Facial drooping, arm weakness, or slurred speech? These are possible stroke symptoms. Act fast. Call 911 immediately!
Nationally Certified Primary Stroke Center
Mountain Vista Medical Center is a nationally certified Primary Stroke Center by DNV Healthcare. This means that our experienced team of nurses and physicians on the medical staff has been trained with industry-leading guidelines, which shape our approach to providing high-quality stroke care and treatment. Our goal is to improve the long-term quality of life for stroke patients in all that we do.
Advanced Stroke Care In Mesa, AZ
As a designated stroke receiving facility, we have a dedicated “stroke team” that is called into action the moment we know a stroke patient is on the way. We have 24/7 coverage for important diagnostic procedures such as CT angiography, cerebral angiography, and diffusion and perfusion MRI. These services assist physicians in making informed diagnosis and treatment decisions.
Target: Stroke Honor Roll Elite
Additionally, we participate in the American Heart Association/American Stroke Association’s Get With The Guidelines®–Stroke program and are proud recipients of the Gold Plus Quality Achievement Award. The goal of the program is to improve the overall quality of care for stroke patients by improving acute stroke treatment and preventing future strokes and cardiovascular events.
Mountain Vista Medical Center – Fast Facts
- We have been ranked Target Stroke Honor Roll Elite, the highest award a Primary Stroke Center can achieve, for four consecutive years (2020)
- We have received the Gold Plus Quality Achievement award for eight consecutive years (2020)
- Our door-to-treatment times exceed national standards
- In the first half of 2020, 100 percent of stroke patients receiving tPA were treated within 15-60 minutes of arrival (Three out of four patients received tPA in less than 45 minutes)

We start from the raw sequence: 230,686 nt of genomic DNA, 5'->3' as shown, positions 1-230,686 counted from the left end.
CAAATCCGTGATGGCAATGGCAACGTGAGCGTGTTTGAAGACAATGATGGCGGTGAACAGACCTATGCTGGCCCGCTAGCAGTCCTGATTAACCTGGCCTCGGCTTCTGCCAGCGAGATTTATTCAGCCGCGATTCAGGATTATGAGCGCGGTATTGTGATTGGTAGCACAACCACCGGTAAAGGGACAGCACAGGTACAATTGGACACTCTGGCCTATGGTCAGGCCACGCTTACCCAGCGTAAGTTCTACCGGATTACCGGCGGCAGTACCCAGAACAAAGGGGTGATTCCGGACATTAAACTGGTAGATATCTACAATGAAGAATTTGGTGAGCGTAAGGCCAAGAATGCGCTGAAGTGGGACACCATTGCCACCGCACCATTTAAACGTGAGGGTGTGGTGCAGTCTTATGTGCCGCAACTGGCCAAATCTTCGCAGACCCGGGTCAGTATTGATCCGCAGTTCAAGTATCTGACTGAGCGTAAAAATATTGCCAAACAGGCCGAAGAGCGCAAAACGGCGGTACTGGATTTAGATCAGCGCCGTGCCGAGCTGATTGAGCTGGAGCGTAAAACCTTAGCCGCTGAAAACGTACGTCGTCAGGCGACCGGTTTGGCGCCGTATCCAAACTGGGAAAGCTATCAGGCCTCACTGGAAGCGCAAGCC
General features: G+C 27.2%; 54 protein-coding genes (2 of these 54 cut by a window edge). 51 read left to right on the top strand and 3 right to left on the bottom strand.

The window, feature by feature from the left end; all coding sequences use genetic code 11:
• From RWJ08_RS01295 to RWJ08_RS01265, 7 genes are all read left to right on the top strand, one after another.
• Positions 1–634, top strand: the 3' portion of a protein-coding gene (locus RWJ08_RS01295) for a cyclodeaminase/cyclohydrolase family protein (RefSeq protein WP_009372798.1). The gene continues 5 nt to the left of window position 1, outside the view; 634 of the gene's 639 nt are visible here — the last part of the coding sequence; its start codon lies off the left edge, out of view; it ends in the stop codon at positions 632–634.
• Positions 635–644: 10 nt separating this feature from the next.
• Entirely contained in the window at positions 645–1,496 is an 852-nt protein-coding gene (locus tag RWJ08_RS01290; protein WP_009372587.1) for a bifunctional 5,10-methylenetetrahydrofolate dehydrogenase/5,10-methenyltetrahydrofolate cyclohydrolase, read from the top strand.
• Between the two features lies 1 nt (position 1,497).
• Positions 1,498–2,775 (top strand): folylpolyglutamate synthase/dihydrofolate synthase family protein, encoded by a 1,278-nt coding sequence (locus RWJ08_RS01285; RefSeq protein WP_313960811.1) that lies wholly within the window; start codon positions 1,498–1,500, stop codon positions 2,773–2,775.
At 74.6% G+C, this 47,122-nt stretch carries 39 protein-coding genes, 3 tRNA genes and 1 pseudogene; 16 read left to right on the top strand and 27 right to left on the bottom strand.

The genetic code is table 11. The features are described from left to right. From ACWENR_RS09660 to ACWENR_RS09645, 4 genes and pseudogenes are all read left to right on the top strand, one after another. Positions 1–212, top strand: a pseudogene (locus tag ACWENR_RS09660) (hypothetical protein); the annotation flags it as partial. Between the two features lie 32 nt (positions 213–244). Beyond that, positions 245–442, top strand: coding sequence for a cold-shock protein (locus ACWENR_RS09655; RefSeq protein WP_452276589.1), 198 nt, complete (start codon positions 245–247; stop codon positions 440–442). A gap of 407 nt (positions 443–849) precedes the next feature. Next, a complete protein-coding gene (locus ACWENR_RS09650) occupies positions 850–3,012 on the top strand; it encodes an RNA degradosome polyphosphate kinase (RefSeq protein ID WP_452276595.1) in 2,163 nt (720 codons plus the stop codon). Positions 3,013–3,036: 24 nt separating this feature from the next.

What is a Stroke?
A stroke is an attack on the brain—similar to a heart attack. Stroke affects the arteries leading to and within the brain. It is the third cause of death in the United States. A stroke occurs when a blood vessel carrying oxygen and nutrients to the brain is either blocked by a clot or bursts. When this occurs, part of the brain begins to die.
Signs of a Stroke
Stroke is a medical emergency. Sudden warning signs include:
- Numbness or weakness of the face, arm or leg, especially on one side of the body
- Confusion, trouble speaking or understanding
- Trouble seeing in one or both eyes
- Trouble walking, dizziness, loss of balance or coordination
- Severe headache with no known cause
If you experience or observe any of these signs in someone else, call 911 immediately.
Check the time so you’ll know when the first symptoms appeared. A clot-busting drug called tissue plasminogen activator (tPA) may reduce long-term disability for the most common type of stroke if it is administered within three hours of the start of symptoms.
You can’t change factors related to heredity or natural processes, but those resulting from lifestyle or environment can be modified with the help of a health care professional.
What risk factors for stroke can’t be changed?
- Age: The chance of having a stroke approximately doubles for each decade of life after age 55
- Heredity (family history) and race
- Prior stroke, mini-stroke, or heart attack
What stroke risk factors can be changed, treated or controlled?
- High blood pressure
- Cigarette smoking
- Diabetes mellitus
- Carotid or other artery diseases
- Atrial fibrillation
- Other heart diseases
- Sickle cell disease (also called sickle cell anemia)
- High blood cholesterol
- Poor diet
- Physical inactivity and obesity